At that point, the political solution most are aiming for now will be out of reach. As in so many African tragedies, the violence will simply have to exhaust itself, leavings thousands dead and a people traumatized.

David Mozersky of the International Crisis Group does not think Darfur has reached that point, but the longer the situation goes on without a solution, the more difficult it becomes.

"Certainly it has become a lot more chaotic and complicated and confused over the last couple of years," he says. "What could have worked politically two or three years ago, even last year, no longer can."

One reason for that, explains Mozersky, the ICG's project director for the Horn of Africa, is that the rebel groups are fracturing, meaning it is difficult to get them all on board..

Mozersky and others agree that the Sudanese government still holds sway over the Janjaweed, but has seen little reason to alter its policies despite widespread international condemnation.

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"The Sudanese government has concluded that the international community is all bark and no bite and that it can continue to do whatever it wants. The result is no change in policy."

The latest bark from the international community came at the end of February when the prosecutor of the International Criminal Court in The Hague announced the start of a process that could lead to charges against the Sudanese state minister for humanitarian affairs, Ahmad Muhammad Harun, and the militia/Janjaweed commander, Ali Kushayb, for war crimes and crimes against humanity for their action in Darfur in 2003 and 2004.

That follows a long string of international actions taken against Khartoum over Darfur, including United Nations Security Council resolutions demanding that the Khartoum government cease military actions in Darfur, others authorizing a U.N. military force and continued denunciations by the U.N. and the U.S. and the European parliament.

But, stubbornly, Darfur has remained in crisis.

Collins, for one, is not surprised. "Frankly, there is very very little that we can do," he says of the U.S. government. "We certainly can't invade another Muslim country. The only way would be a U.N. peacekeeping force, and Khartoum is adamant that they do not want to have one."

The problem, Collins explains, is that China and Russia get a lot of oil from Sudan and have other business interests there. So they have a great deal of interest in keeping Khartoum happy by keeping the international community at bay. Threats of a veto hang over every Security Council resolution, forcing them to be carefully drafted, always allowing Khartoum an escape route.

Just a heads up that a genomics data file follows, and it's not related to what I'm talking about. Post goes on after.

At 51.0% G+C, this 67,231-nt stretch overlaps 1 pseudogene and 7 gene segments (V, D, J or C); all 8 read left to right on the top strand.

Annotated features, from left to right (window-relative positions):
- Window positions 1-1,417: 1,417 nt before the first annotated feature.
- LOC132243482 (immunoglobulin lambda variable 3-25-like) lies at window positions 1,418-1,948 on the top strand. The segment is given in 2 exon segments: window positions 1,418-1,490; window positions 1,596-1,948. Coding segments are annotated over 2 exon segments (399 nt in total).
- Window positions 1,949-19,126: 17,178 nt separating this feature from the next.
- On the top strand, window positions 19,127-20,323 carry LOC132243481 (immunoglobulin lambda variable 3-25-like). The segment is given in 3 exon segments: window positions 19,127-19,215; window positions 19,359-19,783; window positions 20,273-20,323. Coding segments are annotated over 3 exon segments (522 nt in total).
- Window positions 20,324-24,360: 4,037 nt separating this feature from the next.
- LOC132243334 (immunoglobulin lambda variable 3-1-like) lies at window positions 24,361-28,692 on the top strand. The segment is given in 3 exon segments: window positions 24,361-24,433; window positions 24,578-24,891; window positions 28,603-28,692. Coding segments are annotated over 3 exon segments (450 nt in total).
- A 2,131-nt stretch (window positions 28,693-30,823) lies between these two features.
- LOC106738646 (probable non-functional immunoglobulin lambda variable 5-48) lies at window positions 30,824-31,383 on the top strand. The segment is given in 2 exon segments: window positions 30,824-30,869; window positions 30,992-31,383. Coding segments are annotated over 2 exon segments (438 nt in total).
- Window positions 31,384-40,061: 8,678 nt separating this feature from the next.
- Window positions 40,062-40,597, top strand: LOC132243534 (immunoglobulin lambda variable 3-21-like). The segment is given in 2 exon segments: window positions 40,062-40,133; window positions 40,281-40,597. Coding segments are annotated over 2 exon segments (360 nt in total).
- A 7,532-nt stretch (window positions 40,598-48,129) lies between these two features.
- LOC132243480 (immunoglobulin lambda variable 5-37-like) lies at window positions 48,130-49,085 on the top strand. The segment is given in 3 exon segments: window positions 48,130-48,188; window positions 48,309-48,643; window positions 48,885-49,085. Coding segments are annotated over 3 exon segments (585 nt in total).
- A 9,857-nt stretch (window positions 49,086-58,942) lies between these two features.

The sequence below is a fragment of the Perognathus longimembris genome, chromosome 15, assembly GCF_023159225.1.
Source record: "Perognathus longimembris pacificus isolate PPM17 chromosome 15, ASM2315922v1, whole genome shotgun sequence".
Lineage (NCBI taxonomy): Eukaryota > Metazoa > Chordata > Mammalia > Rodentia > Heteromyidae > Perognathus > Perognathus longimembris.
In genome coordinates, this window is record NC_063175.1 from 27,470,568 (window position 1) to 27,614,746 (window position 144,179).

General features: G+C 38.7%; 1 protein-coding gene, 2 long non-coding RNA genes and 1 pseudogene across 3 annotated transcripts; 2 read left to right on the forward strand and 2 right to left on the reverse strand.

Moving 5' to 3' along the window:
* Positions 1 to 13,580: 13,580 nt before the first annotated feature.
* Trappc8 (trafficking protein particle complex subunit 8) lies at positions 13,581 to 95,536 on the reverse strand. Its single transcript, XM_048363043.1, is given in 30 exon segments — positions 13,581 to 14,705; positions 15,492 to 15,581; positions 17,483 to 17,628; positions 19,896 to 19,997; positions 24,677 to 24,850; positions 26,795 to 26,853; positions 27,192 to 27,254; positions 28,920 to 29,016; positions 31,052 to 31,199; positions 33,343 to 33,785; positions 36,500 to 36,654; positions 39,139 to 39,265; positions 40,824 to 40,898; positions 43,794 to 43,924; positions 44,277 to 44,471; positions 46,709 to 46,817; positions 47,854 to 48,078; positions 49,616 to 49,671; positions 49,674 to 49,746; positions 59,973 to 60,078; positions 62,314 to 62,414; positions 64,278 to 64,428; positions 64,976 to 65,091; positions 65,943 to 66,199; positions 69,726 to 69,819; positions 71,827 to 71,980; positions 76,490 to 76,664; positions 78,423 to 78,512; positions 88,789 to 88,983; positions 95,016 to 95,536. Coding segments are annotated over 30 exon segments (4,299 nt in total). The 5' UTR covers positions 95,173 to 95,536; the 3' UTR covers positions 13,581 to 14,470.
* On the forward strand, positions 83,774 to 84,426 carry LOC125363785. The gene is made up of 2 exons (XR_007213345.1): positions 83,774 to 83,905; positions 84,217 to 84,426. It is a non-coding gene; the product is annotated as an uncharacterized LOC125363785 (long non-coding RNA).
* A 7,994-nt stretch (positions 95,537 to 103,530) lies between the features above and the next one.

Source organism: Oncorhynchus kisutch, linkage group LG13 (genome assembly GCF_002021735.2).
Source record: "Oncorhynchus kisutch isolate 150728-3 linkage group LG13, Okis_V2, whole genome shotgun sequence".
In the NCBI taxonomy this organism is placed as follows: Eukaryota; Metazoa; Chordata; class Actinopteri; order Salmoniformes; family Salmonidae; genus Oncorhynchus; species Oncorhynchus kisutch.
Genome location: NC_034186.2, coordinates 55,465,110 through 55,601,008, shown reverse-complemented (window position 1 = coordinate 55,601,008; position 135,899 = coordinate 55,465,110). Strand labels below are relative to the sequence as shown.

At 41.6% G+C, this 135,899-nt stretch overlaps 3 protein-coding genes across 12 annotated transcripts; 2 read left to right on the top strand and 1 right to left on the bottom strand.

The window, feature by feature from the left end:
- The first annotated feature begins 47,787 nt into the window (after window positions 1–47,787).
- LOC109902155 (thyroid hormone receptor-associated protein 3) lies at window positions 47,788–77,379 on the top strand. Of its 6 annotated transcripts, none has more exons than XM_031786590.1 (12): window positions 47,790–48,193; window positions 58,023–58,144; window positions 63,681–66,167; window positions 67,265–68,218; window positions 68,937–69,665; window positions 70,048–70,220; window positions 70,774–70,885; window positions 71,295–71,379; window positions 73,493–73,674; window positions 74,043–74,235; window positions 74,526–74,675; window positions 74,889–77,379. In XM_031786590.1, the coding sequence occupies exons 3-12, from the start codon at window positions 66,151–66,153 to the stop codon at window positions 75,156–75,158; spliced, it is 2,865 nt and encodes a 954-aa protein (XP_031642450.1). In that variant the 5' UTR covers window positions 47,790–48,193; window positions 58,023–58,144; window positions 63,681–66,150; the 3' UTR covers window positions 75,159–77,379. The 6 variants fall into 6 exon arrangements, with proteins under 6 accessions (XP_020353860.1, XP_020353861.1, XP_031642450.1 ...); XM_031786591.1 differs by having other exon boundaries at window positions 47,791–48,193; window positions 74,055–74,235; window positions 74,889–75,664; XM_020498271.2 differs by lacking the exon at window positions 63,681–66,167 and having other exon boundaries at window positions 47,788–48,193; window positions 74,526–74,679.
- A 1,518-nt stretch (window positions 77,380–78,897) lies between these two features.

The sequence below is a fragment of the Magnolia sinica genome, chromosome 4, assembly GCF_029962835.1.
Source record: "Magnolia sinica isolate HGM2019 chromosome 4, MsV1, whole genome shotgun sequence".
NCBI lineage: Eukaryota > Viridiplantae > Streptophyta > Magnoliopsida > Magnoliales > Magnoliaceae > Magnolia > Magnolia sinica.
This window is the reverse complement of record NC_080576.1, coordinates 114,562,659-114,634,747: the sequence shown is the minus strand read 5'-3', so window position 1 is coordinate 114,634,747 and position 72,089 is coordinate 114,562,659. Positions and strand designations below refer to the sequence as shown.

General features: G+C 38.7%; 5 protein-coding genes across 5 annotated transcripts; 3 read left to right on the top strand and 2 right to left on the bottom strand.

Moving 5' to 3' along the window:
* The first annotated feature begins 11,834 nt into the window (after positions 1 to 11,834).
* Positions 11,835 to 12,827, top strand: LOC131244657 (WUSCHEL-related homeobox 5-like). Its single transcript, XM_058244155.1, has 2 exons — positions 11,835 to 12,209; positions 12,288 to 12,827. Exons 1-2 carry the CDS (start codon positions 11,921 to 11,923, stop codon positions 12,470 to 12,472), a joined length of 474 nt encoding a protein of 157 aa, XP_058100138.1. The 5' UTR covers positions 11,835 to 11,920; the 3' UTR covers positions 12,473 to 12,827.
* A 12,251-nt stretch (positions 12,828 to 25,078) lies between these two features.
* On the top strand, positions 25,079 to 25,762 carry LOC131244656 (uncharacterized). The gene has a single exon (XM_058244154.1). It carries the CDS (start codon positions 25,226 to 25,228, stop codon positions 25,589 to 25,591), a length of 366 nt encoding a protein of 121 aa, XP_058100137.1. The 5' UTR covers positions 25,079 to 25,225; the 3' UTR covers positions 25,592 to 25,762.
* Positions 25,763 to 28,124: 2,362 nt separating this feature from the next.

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And, Collins says, that government has many years of practice making such escapes in its dealings with international pressure over the rebellion in its south.

"Their negotiating pattern is fixed and it's been successful," he says. "Essentially they will suddenly make a few concessions which will make everyone forget about them for a while. While no one is paying attention, they will do nothing.

"Or they will just stonewall, which is what they are doing now," Collins says. "They can sweet-talk people without doing anything. They are really masters at this."

Meanwhile, he says, visitors to Khartoum will see a prosperous city, full of new construction and First World amenities, paid for with Chinese and Russian money, buying oil and doing deals. The problems in Darfur seem far away.

"Khartoum is a huge boom area," Collins says. "They can thumb their noses at us."

The outlines of a settlement are clear to many who look at the region. Some sort of increased autonomy for the Darfur region, disarming the Janjaweed, perhaps an international force to maintain order as one does now in the former Yugoslavia.

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As in Yugoslavia, war has led to both sides exploiting what what might have been minor rifts between ethnic groups, turning them into deep divisions. Enmity will remain for generations.

But Collins says the Darfuris will not give up until they get some freedom from Khartoum.

"Until 1916, Darfur was a sultanate," he says. "Many Darfuris have told their grandchildren about that, people who remember when they had their own independent sultanate. It had some of its barbarous ways, but it functioned."

michael.hill@baltsun.com